Specifically, the landlord should consistently demand that these tenants stop these harassing communications or surrender possession of their unit.


CCT scenarios almost always raise the specter of retaliation. Retaliation means taking adverse action because of the tenant's action. Under fair housing laws, retaliation is a form of housing discrimination. Specifically, fair housing laws bar landlords from taking adverse action against a tenant because they exercised a fair housing right. In our scenario, the CCT filed a housing discrimination complaint.
Because the CCT filed a housing discrimination complaint, the CCT could argue that any attempt to end his lease constitutes retaliation. However, this doesn't mean that the landlord is stuck with the CCT forever. If the landlord has positioned itself to deal with this scenario, then the landlord can non-renew the tenant with confidence.


To be positioned properly, a landlord must have fair housing policies including non-renewal policies. We've been strongly advocating for landlords to have these policies for years, but few still have them. Most landlords don't have non-renewal policies because they think they don't need them. I can't tell you how many times I've been asked whether in Colorado a landlord needs a reason to non-renew a tenant. Specifically, does a landlord need a reason in Colorado to non-renew a tenant? The answer is no. (Except for Tax Credit Properties). However, the fact of the matter is that landlords have reasons for non-renewing tenants. You don't non-renew a tenant who always pays on time and doesn't cause trouble.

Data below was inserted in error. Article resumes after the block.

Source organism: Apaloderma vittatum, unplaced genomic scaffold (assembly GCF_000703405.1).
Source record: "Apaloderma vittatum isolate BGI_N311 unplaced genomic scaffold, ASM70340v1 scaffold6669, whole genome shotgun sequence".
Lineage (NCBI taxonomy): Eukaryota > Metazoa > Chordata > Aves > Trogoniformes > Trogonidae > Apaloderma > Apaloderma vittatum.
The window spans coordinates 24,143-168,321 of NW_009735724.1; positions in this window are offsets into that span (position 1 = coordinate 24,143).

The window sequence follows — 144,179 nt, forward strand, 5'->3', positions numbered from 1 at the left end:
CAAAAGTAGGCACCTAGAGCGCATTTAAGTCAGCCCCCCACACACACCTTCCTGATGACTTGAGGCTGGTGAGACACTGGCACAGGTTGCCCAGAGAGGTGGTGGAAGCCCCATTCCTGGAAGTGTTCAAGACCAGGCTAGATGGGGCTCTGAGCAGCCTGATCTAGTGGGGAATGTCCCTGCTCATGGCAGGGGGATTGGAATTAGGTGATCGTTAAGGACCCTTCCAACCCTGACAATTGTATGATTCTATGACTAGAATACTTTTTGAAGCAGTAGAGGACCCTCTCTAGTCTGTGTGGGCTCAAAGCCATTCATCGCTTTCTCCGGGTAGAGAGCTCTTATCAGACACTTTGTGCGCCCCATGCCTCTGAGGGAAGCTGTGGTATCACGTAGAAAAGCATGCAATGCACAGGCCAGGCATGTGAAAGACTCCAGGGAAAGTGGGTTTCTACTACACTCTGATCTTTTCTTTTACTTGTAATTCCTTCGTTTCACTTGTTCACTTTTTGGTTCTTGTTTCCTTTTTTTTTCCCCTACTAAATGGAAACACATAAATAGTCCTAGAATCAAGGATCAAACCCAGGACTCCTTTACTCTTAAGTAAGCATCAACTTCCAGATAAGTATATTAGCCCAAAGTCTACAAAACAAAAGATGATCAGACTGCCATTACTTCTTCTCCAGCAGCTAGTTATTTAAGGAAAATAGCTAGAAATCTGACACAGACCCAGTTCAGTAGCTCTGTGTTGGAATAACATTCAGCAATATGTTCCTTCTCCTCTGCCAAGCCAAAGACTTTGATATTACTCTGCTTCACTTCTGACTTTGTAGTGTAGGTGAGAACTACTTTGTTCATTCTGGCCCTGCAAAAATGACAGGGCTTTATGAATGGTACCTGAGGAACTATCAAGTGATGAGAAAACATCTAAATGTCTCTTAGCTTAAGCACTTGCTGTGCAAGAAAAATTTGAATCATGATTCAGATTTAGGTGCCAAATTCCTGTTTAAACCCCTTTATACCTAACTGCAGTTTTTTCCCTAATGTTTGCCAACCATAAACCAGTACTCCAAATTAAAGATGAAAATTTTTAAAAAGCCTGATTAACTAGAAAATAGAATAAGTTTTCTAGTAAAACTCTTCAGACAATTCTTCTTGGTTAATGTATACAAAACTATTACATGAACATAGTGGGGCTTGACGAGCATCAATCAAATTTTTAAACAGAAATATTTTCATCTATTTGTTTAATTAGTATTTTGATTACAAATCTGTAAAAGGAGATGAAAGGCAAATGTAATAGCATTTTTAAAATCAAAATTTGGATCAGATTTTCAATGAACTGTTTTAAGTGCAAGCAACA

Further, if a tenant files a discrimination complaint against the landlord, the Colorado Civil Rights Division will require the landlord to state the landlord’s reasons for non-renewal.


So, let's just stop once and for all. Stop pretending that landlords don't have reasons for non-renewing tenants and stop pretending that landlords can hide behind the guise of not needing a reason. Because if push comes to shove, the landlord will have to articulate its reasons for non-renewal. Landlords shouldn't deny these facts, but rather they should embrace them and use them to their advantage to defeat retaliation claims. Retaliation is about consistency, timing, and causation. When a landlord promptly takes adverse action against a tenant, after a tenant has filed a housing discrimination complaint, it looks like retaliation. When a landlord takes adverse action against this same tenant and can't prove that it has taken similar action against other CCTs in the past, it looks like retaliation.